There was something about the sea which made it impossible for him to look away. Centuries of memories still lingered upon the waves, his heart stranded in a land far beyond them. It was always at sunset when he could trudge the beaches, departing from the rest of his crew. For he knew that with the dimming light, they would soon be off on their own voyages through dreamland, and would have no place in tracking him down in question. And thus, the sea became his nightly companion.
Are you there?
The last rays of light swept across the crests, igniting them in the same fiery hues the sky above wielded. There were times he believed that the light was most intense at this time, most enchanting and surreal. This was why he chose to come. It was in the fleeting hours of daylight that the sea and sun became one; as was it in the rising hours. He knew that on occasion, when the sun sank into the sea, a portal would be opened, linking his world and her world. He couldn't bear to count the days, months, years it had been since he'd seen her last.
Can you hear me?
Some days, he would stay up until the break of morning, staring. Hoping. Yet, she never came. He would close his eyes and try to remember her face, centuries old but still young with beauty. Yet, in the end, he found her only memory was a name.
Do you still love me?
In the distance, he could hear the soft sounds of singing. They were quiet at first, rising up from the waves and calling to him—beckoning—but he knew better. He had already fallen for their deceits long ago. Sometimes, he believed that was why he was here.
But, on this particular night, he noticed something familiar dancing upon the waves. It was the shape of a woman, face shrouded in the silhouette, but all the same recognizable. He called out to her, praying for her to come to him. It was her, he reassured himself. He knew it was her. As the light began to fade, her figure approached. Slowly. Steadily. He couldn't help but call to her again, beckoning her as the sea witches once had him.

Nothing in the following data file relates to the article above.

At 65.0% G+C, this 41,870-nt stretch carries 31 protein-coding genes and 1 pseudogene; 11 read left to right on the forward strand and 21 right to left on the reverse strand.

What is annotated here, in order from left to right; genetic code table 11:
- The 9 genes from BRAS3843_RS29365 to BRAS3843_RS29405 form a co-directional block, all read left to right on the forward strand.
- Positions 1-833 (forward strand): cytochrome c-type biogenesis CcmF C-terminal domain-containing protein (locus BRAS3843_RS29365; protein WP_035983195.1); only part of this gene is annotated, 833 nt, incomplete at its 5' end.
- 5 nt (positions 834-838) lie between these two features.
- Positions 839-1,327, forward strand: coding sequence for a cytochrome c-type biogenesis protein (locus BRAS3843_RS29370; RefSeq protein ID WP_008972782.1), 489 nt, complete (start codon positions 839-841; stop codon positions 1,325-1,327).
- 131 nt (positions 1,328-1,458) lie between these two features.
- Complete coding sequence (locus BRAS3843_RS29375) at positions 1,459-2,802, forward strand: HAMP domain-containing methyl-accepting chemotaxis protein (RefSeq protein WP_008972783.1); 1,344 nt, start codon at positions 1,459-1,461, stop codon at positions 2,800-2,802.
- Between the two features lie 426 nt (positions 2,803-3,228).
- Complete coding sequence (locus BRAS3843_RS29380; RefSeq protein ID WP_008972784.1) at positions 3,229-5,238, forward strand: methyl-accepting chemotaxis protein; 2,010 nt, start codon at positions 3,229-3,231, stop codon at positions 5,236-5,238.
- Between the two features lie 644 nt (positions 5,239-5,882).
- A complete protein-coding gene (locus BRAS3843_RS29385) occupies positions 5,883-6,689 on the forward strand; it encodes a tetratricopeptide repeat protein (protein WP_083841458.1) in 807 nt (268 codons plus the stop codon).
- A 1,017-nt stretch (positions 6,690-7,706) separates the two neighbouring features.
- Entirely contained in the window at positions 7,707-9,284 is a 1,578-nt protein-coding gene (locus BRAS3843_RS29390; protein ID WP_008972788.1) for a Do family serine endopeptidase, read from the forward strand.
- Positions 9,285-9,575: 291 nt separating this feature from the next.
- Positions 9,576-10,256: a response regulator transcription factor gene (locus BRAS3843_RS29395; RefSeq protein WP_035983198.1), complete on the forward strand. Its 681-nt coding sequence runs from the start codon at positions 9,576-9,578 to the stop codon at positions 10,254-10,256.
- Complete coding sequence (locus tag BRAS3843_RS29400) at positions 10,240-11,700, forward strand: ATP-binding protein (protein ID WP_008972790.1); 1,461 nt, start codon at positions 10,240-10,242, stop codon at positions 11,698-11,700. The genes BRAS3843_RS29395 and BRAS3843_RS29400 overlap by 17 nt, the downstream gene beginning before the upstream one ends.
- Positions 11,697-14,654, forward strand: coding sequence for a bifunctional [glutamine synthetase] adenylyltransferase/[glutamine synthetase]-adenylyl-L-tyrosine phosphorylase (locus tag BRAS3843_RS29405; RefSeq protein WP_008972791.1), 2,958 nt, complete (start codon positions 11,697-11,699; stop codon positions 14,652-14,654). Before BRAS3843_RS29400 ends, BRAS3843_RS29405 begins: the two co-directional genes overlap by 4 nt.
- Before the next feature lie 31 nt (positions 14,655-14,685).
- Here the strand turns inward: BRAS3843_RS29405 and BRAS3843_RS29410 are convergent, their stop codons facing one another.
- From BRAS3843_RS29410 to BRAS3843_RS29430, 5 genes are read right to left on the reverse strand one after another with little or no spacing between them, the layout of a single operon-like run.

The sun falls into the sea. Silence stirs the shores where the shadows now linger, hungry for their next victim. She, too, has vanished, swallowed up by the waves. If only she was able to reach him…
A hand is gently placed upon his shoulder, causing him to remove his focus from the sea. A new woman stands beside him now, a smile painted across her pale lips. Her eyes shimmer like the waters of the sea; they're blue, too, the same colour as hers once were. But, he knows that she is not her. She never was her.
"Still chasing lost love, I see." Her voice is just as salty as the ocean before her. When he doesn't respond, she continues on. "The years have been cruel to you, Desiderio. How many centuries has it been now?"
He finally parts his lips to speak. "No one has called me Desiderio." His voice becomes bitter. "Not since her."
"Is that why they call you 'Spectre' then? You're just a wandering soul drained of his life after losing the one he loved so dearly?"
Again, he remained silent.
"You're looking for hope in all the wrong places." She turns to him. "The tide is a cruel thing, Spectre. While it can bring in things we thought were once lost beneath the waves, it can take them back just as easily. But, happiness can never come from watching trinkets wash up on the shore only to be retrieved moments later. All that can do is drive the soul to turmoil."
Taking his face into her hands, she smiles up at him. His golden brown eyes glint through the darkness like lost treasures, searching her for answers. It is then she brushes his dark hair away with a sigh.
"You still are not ready to join her in the light. There is so much that you have yet to do, and wallowing in the past is not going to bring the future closer." Her lips brush against his softly. "Two lifetimes you've lived, but you've only taken one love to heart. You forget that one of the crucial steps to redemption is learning to love again."
His eyes return to hers after a moment. After his wall of silence, he finally finds the courage to speak, this time, his voice stern.
"I never needed to love again," he says. "Since the day I died, the love I shared for her has grown."
She stares back. "But, you must learn to—"
"I never stopped loving her. And I never will. I've learned to love again; learned that true love comes with loss and pain. The pain of knowing you would give your dying breath to be with that one person again. To hold them in your arms. To let them know just how much they mean to you. That's what love is. And every night, I am reminded just how strong my love for her is." He takes her face and lifts it, their eyes meeting. "Is that not enough?"